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The Employment Law Group,PC. BBB Business Review

Date: January 10, 2018

Law360 interviewed TELG principal Nicholas Woodfield about a report predicting that the Trump administration will pursue fewer class action lawsuits to enforce workplace laws, and that plaintiff-side law firms will pick up the slack. Nick said that may be true in part — but that government neglect may allow some worthy cases to fall through the cracks.

Quoteworthy:
The EEOC "is going to be less of a presence going forward." Some class action cases will be picked up by the plaintiff's bar, but "whether they *all* will is unclear."

Nicholas Woodfield

» View on Law360 (Site requires paid subscription.)

[EXCERPT]

Plaintiffs Will Pick Up Labor Enforcement Slack: Study

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The Trump administration’s expected pullback from big-ticket enforcement litigation will fuel more private lawsuits from plaintiffs firms seeking to “fill the void,” according to a Seyfarth Shaw LLP report issued Wednesday that also found the value of the 10 top workplace class action settlements reached a record $2.7 billion last year.

In 2017, the U.S. Equal Employment Opportunity Commission more than doubled the number of merits cases it filed from the prior year, including an increased number of high-impact cases alleging systemic violations, according to the management-side law firm’s annual Workplace Class Action Litigation report.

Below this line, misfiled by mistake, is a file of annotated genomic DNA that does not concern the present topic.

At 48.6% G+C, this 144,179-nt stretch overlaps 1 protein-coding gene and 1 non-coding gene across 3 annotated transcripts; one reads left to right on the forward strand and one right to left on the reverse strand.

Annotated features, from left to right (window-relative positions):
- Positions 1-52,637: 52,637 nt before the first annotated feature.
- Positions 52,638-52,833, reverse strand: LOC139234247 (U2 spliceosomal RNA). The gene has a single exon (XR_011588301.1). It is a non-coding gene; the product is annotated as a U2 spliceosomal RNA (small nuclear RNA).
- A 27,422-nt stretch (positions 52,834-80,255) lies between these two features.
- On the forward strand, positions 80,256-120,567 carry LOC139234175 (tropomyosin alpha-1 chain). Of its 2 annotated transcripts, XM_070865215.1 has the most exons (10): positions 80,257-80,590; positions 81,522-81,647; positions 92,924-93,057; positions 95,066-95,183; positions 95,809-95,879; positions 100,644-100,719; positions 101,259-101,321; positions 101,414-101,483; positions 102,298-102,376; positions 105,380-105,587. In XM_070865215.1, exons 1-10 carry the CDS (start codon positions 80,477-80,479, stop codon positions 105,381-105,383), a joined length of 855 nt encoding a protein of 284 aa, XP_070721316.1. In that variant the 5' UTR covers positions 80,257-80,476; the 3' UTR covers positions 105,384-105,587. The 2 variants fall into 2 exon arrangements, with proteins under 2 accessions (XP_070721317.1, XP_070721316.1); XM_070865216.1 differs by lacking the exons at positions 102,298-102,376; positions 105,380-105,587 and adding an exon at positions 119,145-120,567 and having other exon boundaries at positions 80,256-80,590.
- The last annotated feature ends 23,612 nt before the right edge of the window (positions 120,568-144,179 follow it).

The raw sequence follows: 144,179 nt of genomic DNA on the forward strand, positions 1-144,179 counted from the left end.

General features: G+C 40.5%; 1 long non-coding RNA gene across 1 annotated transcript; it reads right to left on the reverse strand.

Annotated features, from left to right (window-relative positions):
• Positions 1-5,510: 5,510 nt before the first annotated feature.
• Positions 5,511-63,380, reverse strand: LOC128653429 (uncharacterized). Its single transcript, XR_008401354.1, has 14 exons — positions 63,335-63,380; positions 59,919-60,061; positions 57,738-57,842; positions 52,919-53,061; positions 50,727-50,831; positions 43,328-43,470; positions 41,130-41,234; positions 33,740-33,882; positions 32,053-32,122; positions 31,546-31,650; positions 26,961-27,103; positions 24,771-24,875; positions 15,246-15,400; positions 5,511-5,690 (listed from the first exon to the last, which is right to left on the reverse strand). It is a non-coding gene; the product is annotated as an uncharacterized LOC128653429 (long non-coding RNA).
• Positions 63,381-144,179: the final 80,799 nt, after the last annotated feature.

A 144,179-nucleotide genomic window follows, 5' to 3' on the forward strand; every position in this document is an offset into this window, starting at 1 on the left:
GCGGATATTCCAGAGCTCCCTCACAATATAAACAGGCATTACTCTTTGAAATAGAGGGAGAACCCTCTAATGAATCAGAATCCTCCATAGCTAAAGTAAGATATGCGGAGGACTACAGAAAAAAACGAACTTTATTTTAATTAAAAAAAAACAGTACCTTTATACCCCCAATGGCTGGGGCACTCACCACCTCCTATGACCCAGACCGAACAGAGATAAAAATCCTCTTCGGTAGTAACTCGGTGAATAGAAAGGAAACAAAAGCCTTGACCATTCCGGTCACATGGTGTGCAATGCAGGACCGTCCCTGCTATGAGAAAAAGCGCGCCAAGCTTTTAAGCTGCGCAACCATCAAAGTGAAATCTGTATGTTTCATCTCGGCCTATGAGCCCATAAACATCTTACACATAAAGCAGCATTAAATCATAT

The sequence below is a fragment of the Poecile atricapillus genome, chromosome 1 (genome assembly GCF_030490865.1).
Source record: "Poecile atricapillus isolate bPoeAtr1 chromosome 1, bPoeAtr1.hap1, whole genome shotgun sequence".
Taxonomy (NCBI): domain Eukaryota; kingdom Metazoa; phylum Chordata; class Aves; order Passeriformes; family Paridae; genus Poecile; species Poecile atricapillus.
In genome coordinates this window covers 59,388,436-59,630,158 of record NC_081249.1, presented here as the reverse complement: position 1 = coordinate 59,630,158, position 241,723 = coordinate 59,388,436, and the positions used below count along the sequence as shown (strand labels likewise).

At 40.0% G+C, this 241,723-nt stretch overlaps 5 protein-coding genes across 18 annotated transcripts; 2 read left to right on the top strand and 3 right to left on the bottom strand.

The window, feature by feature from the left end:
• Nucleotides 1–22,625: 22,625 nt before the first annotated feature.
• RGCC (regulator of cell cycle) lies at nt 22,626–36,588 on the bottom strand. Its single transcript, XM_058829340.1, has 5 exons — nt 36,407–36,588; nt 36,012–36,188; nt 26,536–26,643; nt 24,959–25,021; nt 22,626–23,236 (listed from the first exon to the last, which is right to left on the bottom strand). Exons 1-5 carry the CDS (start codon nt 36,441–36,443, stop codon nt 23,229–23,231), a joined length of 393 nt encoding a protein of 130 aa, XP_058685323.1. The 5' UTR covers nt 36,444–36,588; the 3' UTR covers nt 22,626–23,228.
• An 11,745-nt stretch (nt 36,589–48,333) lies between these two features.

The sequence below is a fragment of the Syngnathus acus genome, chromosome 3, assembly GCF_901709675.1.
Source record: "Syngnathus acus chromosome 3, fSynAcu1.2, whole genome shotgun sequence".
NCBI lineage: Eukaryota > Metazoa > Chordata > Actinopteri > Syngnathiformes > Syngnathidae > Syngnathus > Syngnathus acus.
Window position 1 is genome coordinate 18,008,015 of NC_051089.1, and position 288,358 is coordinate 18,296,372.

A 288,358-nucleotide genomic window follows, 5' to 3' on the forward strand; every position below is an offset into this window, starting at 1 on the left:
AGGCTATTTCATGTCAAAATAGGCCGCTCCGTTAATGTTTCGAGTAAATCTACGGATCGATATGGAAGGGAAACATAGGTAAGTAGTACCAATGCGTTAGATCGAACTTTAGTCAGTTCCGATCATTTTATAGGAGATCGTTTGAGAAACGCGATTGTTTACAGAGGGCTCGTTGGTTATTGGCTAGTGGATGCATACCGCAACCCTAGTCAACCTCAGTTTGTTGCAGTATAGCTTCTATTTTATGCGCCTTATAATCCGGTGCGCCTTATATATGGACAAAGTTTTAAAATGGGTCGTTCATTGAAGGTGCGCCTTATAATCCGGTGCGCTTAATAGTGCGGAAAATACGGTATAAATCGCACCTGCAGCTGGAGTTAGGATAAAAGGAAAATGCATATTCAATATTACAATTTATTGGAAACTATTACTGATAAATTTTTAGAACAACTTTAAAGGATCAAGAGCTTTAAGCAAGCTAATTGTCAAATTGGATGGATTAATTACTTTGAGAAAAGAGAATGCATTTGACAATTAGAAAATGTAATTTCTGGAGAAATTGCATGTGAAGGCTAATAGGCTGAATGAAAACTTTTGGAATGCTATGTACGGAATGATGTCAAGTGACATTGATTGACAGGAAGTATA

The U.S. Department of Labor’s Wage and Hour Division recovered more than $270 million in back pay for hundreds of thousands of workers last year, the report said. Agency figures show that is $4 million increase from 2016.

Overall, the report found that the top 10 settlements in government enforcement litigation increased nearly tenfold from $52.3 million in 2016 to over $485 million in 2017.

Gerald L. Maatman, a Seyfarth partner and the report’s author, attributed the enforcement scrutiny to a holdover of cases from the Obama administration, adding that the process for getting Trump administration nominees confirmed to key labor agency posts was slow and kept new agency priorities from taking hold.

» View on Law360 (Site requires paid subscription.)

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